LAS VEGAS (AP) — Federal funding could be at stake as Common Core testing problems continued in Nevada, Montana and North Dakota, state and U.S. officials said.
The three states contract with New Hampshire-based Measured Progress to administer the tests that are linked to hotly disputed, federally backed education standards.
"We expect states to hold Measured Progress accountable, just like we expect the states to hold the districts accountable" for testing, said Dorie Nolt, a Department of Education spokeswoman.
On Tuesday, the company's server crashed due to capacity, causing spotty access and logistical frustrations before testing stopped. It also cost some schools money in the form of substitute teachers.
The state of Montana offered waivers Wednesday to the mandatory assessment for this year, which could put millions of dollars in federal funding at risk.
"I think it was best for those schools to make that decision for themselves knowing that the assessment is still important," said State Superintendent Denise Juneau.
Most have not announced their decisions, although a small number have already declared that they will not test or will only partially test students. So far, about 20 percent of the state's school districts committed to full testing.
Juneau said she expected most schools to finish the tests but the federal mandate may not be met.
"We don't know — until everyone's done testing — what the participating rate will be, but it will be high," she said.
The U.S. Department of Education said in a statement: "The department has not had to withhold money — yet — over this requirement because states have either complied or have appropriately addressed this with schools or districts that assessed less than 95 percent of students."
North Dakota said it is prepared for any consequences, given that some districts are ending the school year in as few as 20 days.
Officials encouraged finishing the computer test or ordering the paper test. Any school system that can't get it done will document attempts in what could be a plea for leniency later.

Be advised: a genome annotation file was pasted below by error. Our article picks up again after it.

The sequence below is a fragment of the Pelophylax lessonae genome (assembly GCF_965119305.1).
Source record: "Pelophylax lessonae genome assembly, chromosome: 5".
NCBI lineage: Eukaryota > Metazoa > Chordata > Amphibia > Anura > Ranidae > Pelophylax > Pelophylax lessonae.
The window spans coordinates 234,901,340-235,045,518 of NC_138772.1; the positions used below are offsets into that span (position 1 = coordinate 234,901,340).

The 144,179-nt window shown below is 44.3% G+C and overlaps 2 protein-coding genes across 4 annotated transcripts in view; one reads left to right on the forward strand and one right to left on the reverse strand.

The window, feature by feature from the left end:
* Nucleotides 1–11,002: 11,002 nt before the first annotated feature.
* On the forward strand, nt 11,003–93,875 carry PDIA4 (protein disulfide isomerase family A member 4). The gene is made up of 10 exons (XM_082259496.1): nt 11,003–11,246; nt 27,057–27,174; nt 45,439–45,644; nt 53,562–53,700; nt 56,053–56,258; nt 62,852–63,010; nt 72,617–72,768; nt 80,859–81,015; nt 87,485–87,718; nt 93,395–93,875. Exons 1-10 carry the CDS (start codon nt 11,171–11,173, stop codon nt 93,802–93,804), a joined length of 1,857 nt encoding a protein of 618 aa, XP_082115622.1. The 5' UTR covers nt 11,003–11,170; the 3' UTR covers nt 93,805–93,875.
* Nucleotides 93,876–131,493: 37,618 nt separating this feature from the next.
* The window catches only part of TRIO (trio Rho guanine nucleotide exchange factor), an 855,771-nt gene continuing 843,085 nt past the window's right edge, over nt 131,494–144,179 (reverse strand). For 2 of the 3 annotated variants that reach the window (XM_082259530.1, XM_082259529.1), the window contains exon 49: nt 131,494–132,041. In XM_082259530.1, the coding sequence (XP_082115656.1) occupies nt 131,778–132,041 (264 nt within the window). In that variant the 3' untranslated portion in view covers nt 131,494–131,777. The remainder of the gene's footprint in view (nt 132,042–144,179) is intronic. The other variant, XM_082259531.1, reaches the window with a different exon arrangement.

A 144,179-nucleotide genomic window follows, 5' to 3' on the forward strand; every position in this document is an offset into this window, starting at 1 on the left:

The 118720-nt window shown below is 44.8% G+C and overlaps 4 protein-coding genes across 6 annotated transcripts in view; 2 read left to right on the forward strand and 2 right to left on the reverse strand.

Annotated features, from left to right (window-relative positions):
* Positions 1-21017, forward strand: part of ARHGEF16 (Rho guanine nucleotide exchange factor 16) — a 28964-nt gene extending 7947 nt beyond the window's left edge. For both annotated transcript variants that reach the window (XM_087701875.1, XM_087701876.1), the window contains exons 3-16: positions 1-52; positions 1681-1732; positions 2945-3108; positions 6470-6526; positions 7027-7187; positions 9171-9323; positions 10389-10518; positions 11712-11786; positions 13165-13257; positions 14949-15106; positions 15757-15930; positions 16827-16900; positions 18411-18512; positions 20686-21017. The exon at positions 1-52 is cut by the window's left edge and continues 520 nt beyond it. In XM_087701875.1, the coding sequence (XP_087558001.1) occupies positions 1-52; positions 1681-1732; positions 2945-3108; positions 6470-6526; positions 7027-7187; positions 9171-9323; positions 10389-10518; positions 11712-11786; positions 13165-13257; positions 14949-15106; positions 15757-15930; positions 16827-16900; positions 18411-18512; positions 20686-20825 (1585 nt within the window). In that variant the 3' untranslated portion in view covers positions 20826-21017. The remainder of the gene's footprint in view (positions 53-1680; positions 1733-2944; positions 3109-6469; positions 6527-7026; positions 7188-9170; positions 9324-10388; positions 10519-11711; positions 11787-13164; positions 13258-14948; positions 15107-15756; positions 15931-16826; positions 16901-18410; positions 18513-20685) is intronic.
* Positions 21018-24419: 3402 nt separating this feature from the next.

"I think the Department of (Education) will look at the effort we give in," said Kirsten Baesler, North Dakota's state superintendent. "Did they give up the second week of April or was it a substantial effort?"
This week's debacle was the second technical problem Measured Progress has had in recent weeks with the computerized English language arts and math tests for selected grades. In March, testing was delayed because of a coding issue.
The company said its servers couldn't handle the number of students even though it increased capacity beyond what was indicated by the tests' creator, Smarter Balanced.
Nevada likely overloaded the system because it has 210,000 of the 345,000 total students expected to take the test across the three states.
The state was put on its own server to do limited testing Thursday, which will continue Friday.
But problems appeared again as early as Thursday morning and led Nevada's largest school system to cancel plans for the day.
"We can't keep putting our kids in front of an error screen," said Leslie Arnold, an assistant superintendent with the Las Vegas-based Clark County School District.
The country's fifth largest school system said it expects all 150,000 kids to complete the test this year.
Meanwhile, Montana's limited testing Thursday was successful and full testing begins again Friday. The state also defended Measure Progress, calling it a victim to the initial coding problems.
North Dakota said it's not clear how it will deal with the company. Its three-year contract started this year and cost $4.68 million.
"When the dust settles and our students are taken care of and the school year concludes, then we'll begin to look at what happened here," Baesler said.
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